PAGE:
India has topped the charts of world’s highest remittance recipients with sending $79 billion back to the country in 2018, reports the World Bank.
Among countries, India was followed by China ($67 billion), Mexico ($36 billion), the Philippines ($34 billion), and Egypt ($29 billion).
According to the latest edition of the World Bank’s Migration and Development Brief, India retained the top position on the remittances recipient list.
Over the past three years, India recorded an increase in remittance to $65.3 billion in 2017 to $62.7 billion in 2016.
“Remittances grew by more than 14 pc in India, where a flooding disaster in Kerala likely boosted the financial help that migrants sent to families,” the World Bank said.
Over the previous record high of $483 billion in 2017, remittances to low- and middle-income countries registered an increase of 9.6%, i.e. a record high of $529 billion in 2018.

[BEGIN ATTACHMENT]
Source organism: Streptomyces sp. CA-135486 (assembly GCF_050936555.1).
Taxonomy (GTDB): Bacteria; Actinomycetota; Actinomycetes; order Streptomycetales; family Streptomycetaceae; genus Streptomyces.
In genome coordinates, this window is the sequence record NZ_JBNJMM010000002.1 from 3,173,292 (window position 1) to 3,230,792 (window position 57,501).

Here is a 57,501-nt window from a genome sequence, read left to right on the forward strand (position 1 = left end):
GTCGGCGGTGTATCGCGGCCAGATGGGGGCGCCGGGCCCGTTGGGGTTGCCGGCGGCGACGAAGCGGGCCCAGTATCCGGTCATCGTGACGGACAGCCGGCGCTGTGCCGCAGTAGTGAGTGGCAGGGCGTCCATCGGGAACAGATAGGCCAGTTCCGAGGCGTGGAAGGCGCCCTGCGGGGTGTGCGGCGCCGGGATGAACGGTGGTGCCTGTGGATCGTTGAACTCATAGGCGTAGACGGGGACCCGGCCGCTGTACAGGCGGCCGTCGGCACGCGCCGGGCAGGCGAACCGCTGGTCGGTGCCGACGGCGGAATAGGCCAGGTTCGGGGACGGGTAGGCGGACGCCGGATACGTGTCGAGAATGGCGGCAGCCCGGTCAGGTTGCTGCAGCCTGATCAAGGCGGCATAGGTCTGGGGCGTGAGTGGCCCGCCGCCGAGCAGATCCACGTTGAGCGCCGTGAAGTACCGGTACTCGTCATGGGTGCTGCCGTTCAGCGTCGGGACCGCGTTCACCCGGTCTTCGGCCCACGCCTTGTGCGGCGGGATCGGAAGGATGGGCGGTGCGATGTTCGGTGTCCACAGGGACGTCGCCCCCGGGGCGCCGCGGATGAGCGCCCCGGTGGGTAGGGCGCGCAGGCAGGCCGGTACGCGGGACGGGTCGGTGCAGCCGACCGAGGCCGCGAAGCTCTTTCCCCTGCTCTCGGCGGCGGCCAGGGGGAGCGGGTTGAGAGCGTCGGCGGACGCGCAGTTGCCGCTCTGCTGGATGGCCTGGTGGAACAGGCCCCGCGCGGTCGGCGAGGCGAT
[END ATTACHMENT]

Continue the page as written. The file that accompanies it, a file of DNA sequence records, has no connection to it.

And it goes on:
Including the flows to high-income countries, global remittances increased from $633 billion in 2017 to $689 billion in 2018, according to the report.
“The upsurge was driven by stronger economic conditions in the US and a pick-up in oil prices, which had a positive impact on outward remittances from some GCC countries,” the report said.
The Gulf Cooperation Council (GCC) or the Cooperation Council for the Arab States of the Gulf is a regional inter-governmental political and economic union of Bahrain, Oman, Kuwait, Saudi Arabia, Qatar and the UAE (United Arab Emirates).
“Remittances are on track to become the largest source of external financing in developing countries. The high costs of money transfers reduce the benefits of migration. Renegotiating exclusive partnerships and letting new players operate through national post offices, banks, and telecommunications companies will increase competition and lower remittance prices,” Dilip Ratha, lead author of the Brief and head of KNOMAD (Global Knowledge Partnership on Migration and Development) said on ways to lower remittance costs.